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Revista Brasileira de Farmacognosia

Print version ISSN 0102-695XOn-line version ISSN 1981-528X

Rev. bras. farmacogn. vol.26 no.3 Curitiba May/June 2016

http://dx.doi.org/10.1016/j.bjp.2016.01.001 

Original articles

The essential oil of Artemisia capillaris protects against CCl4-induced liver injury in vivo

Qinghan Gaoa  b  1

Xin Zhaoa  1

Lei Yina  1

Yuanbin Zhanga 

Bing Wanga 

Xiuli Wua 

Xinhui Zhanga 

Xueyan Fua  c  * 

Weihong Sund  * 

aSchool of Pharmacy, Ningxia Medical University, Yinchuan, China

bSchool of Public Health, Ningxia Medical University, Yinchuan, China

cKey Laboratory of Hui Ethnic Medicine Modernization, Ministry of Education (Ningxia Medical University), Yinchuan, China

dGeneral Hospital of Ningxia Medical University, Yinchuan, China

Abstract

To study the hepatoprotective effect of the essential oil of Artemisia capillaris Thunb., Asteraceae, on CCl4-induced liver injury in mice, the levels of serum aspartate aminotransferase and alanine aminotransferase, hepatic levels of reduced glutathione, activity of glutathione peroxidase, and the activities of superoxide dismutase and malondialdehyde were assayed. Administration of the essential oil of A. capillaris at 100 and 50 mg/kg to mice prior to CCl4 injection was shown to confer stronger in vivo protective effects and could observably antagonize the CCl4-induced increase in the serum alanine aminotransferase and aspartate aminotransferase activities and malondialdehyde levels as well as prevent CCl4-induced decrease in the antioxidant superoxide dismutase activity, glutathione level and glutathione peroxidase activity (p < 0.01). The oil mainly contained β-citronellol, 1,8-cineole, camphor, linalool, α-pinene, β-pinene, thymol and myrcene. This finding demonstrates that the essential oil of A. capillaris can protect hepatic function against CCl4-induced liver injury in mice.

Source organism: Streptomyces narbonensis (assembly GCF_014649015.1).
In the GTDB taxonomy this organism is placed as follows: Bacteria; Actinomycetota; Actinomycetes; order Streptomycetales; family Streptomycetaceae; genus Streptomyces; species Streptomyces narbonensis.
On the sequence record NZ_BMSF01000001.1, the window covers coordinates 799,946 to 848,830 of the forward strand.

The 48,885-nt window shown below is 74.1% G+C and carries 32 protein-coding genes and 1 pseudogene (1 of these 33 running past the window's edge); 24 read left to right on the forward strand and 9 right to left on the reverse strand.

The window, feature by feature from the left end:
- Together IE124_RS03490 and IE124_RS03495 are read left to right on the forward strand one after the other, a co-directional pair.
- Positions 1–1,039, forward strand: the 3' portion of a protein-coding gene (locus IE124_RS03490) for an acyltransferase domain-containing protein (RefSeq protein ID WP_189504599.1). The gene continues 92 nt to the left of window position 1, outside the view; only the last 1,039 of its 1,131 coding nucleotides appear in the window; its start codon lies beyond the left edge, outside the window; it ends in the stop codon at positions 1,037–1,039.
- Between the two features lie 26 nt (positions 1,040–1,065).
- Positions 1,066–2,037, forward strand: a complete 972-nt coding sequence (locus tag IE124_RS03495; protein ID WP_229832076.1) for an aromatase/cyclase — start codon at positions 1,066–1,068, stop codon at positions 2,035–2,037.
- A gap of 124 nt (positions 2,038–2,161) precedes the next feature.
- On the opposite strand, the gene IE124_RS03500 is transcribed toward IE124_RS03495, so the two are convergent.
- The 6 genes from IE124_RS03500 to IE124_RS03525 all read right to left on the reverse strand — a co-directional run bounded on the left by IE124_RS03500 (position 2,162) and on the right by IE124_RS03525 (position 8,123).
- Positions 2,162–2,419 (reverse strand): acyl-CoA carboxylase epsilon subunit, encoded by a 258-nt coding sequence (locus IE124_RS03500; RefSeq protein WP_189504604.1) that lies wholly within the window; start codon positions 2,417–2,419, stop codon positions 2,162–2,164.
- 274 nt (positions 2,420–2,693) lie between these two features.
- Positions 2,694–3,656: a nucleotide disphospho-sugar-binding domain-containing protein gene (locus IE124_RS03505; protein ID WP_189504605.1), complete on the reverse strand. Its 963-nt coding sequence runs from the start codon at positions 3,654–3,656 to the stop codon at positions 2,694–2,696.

Keywords Essential oil; Carbon tetrachloride; Hepatoprotective effects; In vivo; H&E; GC–MS

Introduction

Liver disease, a common disorder caused by viral hepatitis, alcoholism, liver-toxic chemicals, unhealthy dietary habits and environmental pollution, is a global concern (Papay et al., 2009). However, medical treatment for this disease is often hard to administer and has a confined effect. Traditional Chinese herbal medicines, which underlie numerous prescriptions used to treat liver diseases, are still widely used by the Chinese (Zhao et al., 2014). Artemisia capillaris Thunb., Asteraceae, according to the Bencao Gangmu, the most famous records of Chinese Traditional Medicine, has been widely used as a medicine to clear heat, promote diuresis and remove jaundice and has also been used as a flavor in beverages, vegetables, and pastries because of its particular fragrance. A. capillaris has been regarded as a type of Chinese folk medicine and food by a growing number of people. Therefore, there have been considerable efforts to develop useful herbal medicines, such as A. capillaris, for the treatment of liver disease.